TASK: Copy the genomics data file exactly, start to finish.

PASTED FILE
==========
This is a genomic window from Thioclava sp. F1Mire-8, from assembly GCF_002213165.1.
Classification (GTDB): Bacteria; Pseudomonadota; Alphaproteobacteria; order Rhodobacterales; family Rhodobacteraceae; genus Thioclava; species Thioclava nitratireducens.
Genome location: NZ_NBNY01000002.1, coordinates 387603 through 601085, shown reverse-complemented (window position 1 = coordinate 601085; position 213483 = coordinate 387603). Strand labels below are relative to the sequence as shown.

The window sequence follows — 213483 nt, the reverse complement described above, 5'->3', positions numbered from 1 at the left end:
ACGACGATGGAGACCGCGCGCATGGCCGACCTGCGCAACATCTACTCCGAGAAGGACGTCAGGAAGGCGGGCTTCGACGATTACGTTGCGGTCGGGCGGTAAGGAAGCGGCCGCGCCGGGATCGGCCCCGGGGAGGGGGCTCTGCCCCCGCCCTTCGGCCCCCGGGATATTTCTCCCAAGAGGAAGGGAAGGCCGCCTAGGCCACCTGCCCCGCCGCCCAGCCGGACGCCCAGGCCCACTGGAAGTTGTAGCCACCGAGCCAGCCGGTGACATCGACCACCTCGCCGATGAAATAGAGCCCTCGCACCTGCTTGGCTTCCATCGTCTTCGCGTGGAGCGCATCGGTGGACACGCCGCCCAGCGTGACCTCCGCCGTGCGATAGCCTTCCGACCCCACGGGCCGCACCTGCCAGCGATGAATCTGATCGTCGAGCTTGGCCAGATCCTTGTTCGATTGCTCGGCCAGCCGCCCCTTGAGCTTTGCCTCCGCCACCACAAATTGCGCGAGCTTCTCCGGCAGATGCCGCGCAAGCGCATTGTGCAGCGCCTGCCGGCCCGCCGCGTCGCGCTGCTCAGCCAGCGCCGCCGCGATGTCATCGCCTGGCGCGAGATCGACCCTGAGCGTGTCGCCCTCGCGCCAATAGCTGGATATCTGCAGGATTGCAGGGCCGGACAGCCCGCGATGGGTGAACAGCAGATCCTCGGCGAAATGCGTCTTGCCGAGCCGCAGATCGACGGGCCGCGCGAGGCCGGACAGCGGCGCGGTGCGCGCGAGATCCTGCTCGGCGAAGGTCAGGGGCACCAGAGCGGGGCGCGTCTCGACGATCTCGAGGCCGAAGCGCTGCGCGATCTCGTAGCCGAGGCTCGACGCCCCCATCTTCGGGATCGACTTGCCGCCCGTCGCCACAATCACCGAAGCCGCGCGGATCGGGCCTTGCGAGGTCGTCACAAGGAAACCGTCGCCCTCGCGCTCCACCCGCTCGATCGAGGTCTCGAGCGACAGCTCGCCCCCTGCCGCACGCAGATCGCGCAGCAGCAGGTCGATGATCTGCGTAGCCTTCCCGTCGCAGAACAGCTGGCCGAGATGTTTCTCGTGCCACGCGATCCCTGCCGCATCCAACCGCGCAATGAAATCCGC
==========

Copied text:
This is a genomic window from Thioclava sp. F1Mire-8, from assembly GCF_002213165.1.
Classification (GTDB): Bacteria; Pseudomonadota; Alphaproteobacteria; order Rhodobacterales; family Rhodobacteraceae; genus Thioclava; species Thioclava nitratireducens.
Genome location: NZ_NBNY01000002.1, coordinates 387603 through 601085, shown reverse-complemented (window position 1 = coordinate 601085; position 213483 = coordinate 387603). Strand labels below are relative to the sequence as shown.

The window sequence follows — 213483 nt, the reverse complement described above, 5'->3', positions numbered from 1 at the left end:
ACGACGATGGAGACCGCGCGCATGGCCGACCTGCGCAACATCTACTCCGAGAAGGACGTCAGGAAGGCGGGCTTCGACGATTACGTTGCGGTCGGGCGGTAAGGAAGCGGCCGCGCCGGGATCGGCCCCGGGGAGGGGGCTCTGCCCCCGCCCTTCGGCCCCCGGGATATTTCTCCCAAGAGGAAGGGAAGGCCGCCTAGGCCACCTGCCCCGCCGCCCAGCCGGACGCCCAGGCCCACTGGAAGTTGTAGCCACCGAGCCAGCCGGTGACATCGACCACCTCGCCGATGAAATAGAGCCCTCGCACCTGCTTGGCTTCCATCGTCTTCGCGTGGAGCGCATCGGTGGACACGCCGCCCAGCGTGACCTCCGCCGTGCGATAGCCTTCCGACCCCACGGGCCGCACCTGCCAGCGATGAATCTGATCGTCGAGCTTGGCCAGATCCTTGTTCGATTGCTCGGCCAGCCGCCCCTTGAGCTTTGCCTCCGCCACCACAAATTGCGCGAGCTTCTCCGGCAGATGCCGCGCAAGCGCATTGTGCAGCGCCTGCCGGCCCGCCGCGTCGCGCTGCTCAGCCAGCGCCGCCGCGATGTCATCGCCTGGCGCGAGATCGACCCTGAGCGTGTCGCCCTCGCGCCAATAGCTGGATATCTGCAGGATTGCAGGGCCGGACAGCCCGCGATGGGTGAACAGCAGATCCTCGGCGAAATGCGTCTTGCCGAGCCGCAGATCGACGGGCCGCGCGAGGCCGGACAGCGGCGCGGTGCGCGCGAGATCCTGCTCGGCGAAGGTCAGGGGCACCAGAGCGGGGCGCGTCTCGACGATCTCGAGGCCGAAGCGCTGCGCGATCTCGTAGCCGAGGCTCGACGCCCCCATCTTCGGGATCGACTTGCCGCCCGTCGCCACAATCACCGAAGCCGCGCGGATCGGGCCTTGCGAGGTCGTCACAAGGAAACCGTCGCCCTCGCGCTCCACCCGCTCGATCGAGGTCTCGAGCGACAGCTCGCCCCCTGCCGCACGCAGATCGCGCAGCAGCAGGTCGATGATCTGCGTAGCCTTCCCGTCGCAGAACAGCTGGCCGAGATGTTTCTCGTGCCACGCGATCCCTGCCGCATCCAACCGCGCAATGAAATCCGC